Have you ever had one of those discussions when you were back in college that made you wonder what you were on when you remembered it the following day? No, I am not talking about drug abuse. Rather, college, at its best, used to encourage people to probe the borders not only of science, but also of thought. Much of that is gone nowadays. The emphasis now is on turning out people who can earn money. Now, there is nothing wrong with this. That is, unless the people who are turned out have been taught so narrowly that they are incapable of thinking any wider than their own limited discipline.
We make fun of philosophers nowadays, but we forget how many of the Early Church Fathers were trained in either philosophy or rhetoric, or both. We need more people who can look out beyond the borders of their discipline, their culture, in order to be able to better see how it all fits together. I admit that philosophers have earned a genuinely bad reputation. But, given some of the weak arguments that are put forward nowadays, and the lack of logic in many of them, I think I could make a good case for the need of the return of philosophy and of philosophically trained leaders, who can put together a consistent philosophy/theology.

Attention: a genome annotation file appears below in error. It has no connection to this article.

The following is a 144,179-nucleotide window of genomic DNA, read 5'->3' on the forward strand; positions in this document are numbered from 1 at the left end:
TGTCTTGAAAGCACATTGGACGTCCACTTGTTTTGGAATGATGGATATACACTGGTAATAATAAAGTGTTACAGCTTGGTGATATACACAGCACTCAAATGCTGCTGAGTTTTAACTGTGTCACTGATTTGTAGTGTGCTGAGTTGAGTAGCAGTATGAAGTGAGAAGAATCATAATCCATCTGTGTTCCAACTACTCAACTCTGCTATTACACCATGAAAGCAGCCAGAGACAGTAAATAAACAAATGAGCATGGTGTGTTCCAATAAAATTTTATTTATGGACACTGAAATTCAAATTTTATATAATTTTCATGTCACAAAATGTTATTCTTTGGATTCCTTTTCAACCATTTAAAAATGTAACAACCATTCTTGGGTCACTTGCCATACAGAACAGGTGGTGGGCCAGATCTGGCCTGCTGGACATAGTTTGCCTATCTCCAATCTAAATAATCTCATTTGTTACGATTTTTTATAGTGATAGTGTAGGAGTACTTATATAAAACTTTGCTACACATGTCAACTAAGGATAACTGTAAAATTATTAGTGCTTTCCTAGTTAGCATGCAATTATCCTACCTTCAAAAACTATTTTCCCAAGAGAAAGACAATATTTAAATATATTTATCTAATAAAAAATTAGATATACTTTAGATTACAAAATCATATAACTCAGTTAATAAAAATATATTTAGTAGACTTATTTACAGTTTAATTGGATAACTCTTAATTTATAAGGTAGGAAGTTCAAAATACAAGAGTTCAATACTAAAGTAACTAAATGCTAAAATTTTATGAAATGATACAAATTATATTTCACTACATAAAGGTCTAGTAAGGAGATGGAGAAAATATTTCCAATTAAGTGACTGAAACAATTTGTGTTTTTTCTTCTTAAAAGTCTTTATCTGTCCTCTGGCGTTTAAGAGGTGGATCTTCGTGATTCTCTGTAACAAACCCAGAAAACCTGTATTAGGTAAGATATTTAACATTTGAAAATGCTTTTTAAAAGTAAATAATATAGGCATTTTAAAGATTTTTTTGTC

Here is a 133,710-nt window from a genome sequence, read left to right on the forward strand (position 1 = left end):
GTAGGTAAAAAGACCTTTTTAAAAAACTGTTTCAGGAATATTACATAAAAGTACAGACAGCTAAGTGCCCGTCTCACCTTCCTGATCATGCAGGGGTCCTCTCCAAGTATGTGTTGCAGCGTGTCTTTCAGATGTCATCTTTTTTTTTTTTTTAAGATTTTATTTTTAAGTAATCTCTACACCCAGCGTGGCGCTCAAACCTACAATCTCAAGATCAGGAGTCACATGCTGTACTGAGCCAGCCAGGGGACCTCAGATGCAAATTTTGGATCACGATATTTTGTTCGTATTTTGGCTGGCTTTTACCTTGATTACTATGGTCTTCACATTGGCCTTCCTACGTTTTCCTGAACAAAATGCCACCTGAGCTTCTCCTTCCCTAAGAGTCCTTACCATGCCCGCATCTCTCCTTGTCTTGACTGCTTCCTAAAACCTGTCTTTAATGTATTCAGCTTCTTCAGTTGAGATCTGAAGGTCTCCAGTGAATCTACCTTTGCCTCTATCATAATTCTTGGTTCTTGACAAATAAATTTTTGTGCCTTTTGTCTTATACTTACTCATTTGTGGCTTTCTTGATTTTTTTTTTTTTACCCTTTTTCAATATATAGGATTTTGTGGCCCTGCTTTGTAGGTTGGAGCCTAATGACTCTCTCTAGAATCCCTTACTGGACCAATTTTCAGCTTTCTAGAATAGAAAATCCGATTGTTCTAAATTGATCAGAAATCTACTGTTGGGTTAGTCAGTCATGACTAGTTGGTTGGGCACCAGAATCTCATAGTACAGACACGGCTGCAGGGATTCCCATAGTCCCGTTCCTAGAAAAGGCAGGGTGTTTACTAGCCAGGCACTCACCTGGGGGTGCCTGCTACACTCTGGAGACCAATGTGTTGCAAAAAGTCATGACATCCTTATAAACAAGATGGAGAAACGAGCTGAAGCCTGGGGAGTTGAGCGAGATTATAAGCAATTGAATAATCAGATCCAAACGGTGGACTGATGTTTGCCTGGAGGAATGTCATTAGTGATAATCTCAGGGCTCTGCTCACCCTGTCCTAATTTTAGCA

There is a new generation of young Orthodox scholars rising up in the USA who can write both deeply and yet understandably and logically. Among them are people such as Father Andrew Stephen Damick. Hellenic College Holy Cross has the Orthodox Scholars Initiative. The Antiochians have the Orthodox Center for the Advancement of Biblical Studies.
It is my fond hope that, little by little, this new generation will give birth to scholars that will fill the gaps and prepare the Orthodox in America to take the next needed steps in the development of a united Orthodox Church in the USA.